Thank You

July 24, 2015

Give your team what they need and they will blow your mind with the results they deliver. 

 

William James, the father of psychology, stated that the most fundamental psychological need is to be appreciated. We all want to feel fully appreciated for our work. The payoff for inspiring leaders is that people do more for those who appreciate them. Although leaders widely recognize the need for appreciation, it tends to be a blind spot. That is, they generally believe they are much more appreciative of their teams than their teams think they are. The reason is that we often do not convert our invisible thoughts of appreciation into visible acts of appreciation.

 

With all of today's technology options, it's easy to find yourself too busy for face-to-face interaction, but that's one of the best ways to charge up your team. Showing appreciation is not a matter of time and intention; rather, it's a matter of priority and action.

 

Research by former Gallup chairman the late Donald Clifton revealed that work groups with at least a 3-to-1 ratio of positive to negative interactions were significantly more productive than those having less than a 3-to-1 ratio. In other words, more productive teams had at least three positive interactions for every one negative interaction. Showing your appreciation is certainly a positive interaction and is a simple way to boost your ratio.

 

Consider tracking your ratio for a week to gauge how well you are appreciating your team. Look for opportunities to acknowledge your team's results and positive progress. This is basic psychology-reinforce those behaviors that you want to see more frequently. Catch them doing something right, and do it often. If you look for ways team members are doing something right, opportunities to reinforce the team will be plentiful. The key is to be sincere and specific. In other words, don't fall into the trap of blurting out the robotic "Good job." Take the time to thoughtfully explain why you appreciated the specific action taken by a team member.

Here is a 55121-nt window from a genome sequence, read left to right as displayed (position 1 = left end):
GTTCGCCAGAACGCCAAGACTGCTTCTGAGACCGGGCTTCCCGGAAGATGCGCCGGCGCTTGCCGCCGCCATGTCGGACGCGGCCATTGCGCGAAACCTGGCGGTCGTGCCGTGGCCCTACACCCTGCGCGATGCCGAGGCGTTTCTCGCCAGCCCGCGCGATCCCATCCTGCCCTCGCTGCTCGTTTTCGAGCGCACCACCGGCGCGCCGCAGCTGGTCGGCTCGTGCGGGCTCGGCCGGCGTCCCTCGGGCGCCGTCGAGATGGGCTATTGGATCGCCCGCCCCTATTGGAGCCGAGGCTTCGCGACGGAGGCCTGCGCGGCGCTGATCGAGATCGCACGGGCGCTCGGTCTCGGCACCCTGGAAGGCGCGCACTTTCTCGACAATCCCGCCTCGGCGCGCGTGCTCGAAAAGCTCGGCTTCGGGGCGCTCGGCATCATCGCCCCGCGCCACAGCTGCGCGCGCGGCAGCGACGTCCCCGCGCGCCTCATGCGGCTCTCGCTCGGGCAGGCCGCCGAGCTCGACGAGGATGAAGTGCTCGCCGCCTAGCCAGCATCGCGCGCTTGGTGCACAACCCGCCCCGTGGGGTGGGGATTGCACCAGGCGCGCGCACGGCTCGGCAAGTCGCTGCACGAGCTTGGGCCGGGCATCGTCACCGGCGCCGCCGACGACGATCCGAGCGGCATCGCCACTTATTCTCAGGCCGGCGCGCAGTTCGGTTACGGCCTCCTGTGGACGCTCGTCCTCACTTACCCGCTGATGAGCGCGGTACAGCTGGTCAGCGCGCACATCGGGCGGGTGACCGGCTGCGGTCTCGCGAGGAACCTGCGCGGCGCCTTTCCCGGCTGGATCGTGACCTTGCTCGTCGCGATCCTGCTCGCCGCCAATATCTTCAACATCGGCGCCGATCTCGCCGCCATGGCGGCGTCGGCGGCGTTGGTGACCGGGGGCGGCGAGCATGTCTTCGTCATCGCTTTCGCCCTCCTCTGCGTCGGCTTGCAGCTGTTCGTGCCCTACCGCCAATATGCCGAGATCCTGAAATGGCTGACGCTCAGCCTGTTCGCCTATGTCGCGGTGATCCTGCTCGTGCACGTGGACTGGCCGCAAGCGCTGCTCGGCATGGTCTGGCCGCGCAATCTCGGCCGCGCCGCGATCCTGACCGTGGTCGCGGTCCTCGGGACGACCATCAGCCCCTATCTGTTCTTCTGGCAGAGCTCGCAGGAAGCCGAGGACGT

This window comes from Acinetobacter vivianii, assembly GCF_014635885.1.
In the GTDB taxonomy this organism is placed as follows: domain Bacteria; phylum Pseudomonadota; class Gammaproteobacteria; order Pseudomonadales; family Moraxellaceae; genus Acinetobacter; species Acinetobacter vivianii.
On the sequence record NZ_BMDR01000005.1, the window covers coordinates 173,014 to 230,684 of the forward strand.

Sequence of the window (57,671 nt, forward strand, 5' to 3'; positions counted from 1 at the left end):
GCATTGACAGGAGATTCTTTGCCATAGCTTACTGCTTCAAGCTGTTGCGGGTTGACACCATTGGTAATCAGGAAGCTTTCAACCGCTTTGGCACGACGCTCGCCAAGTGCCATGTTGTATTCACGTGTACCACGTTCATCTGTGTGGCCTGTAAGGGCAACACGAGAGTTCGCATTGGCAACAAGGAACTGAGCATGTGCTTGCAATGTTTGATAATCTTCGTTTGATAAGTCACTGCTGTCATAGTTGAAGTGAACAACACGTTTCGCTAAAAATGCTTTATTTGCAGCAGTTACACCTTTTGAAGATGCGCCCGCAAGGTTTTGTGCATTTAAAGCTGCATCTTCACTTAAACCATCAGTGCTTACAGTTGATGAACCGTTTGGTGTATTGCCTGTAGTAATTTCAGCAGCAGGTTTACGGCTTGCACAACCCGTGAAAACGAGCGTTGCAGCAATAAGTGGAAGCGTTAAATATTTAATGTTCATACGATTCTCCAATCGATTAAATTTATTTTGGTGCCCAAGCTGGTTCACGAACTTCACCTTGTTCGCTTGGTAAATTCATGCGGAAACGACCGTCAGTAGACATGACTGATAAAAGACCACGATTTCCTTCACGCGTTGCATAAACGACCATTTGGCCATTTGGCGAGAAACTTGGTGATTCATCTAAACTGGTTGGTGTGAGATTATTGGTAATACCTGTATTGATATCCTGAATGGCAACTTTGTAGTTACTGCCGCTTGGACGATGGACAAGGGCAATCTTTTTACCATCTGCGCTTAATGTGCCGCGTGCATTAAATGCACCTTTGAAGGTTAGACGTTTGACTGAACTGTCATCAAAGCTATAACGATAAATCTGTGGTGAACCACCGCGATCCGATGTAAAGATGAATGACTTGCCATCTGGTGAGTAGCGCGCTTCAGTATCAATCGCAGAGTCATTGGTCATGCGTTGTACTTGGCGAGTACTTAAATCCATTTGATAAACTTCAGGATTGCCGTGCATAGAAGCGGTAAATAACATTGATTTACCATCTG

For example, you might say, "Kayla, I really appreciate the way you quickly resolved that customer issue without adding more time or cost to our delivery schedule. That makes a big difference for the company." Demonstrating appreciation for your team members and their efforts can put them on the fast track to inspired performance. There should be plenty of opportunities, since a Harris poll found that 65 percent of the workers reported receiving no recognition for good work in the past year! That's a pretty low bar and sad. So don't worry about recognizing your team too much. In fact, there are no documented studies of any team ever feeling overappreciated!

 

Source: www.inc.com

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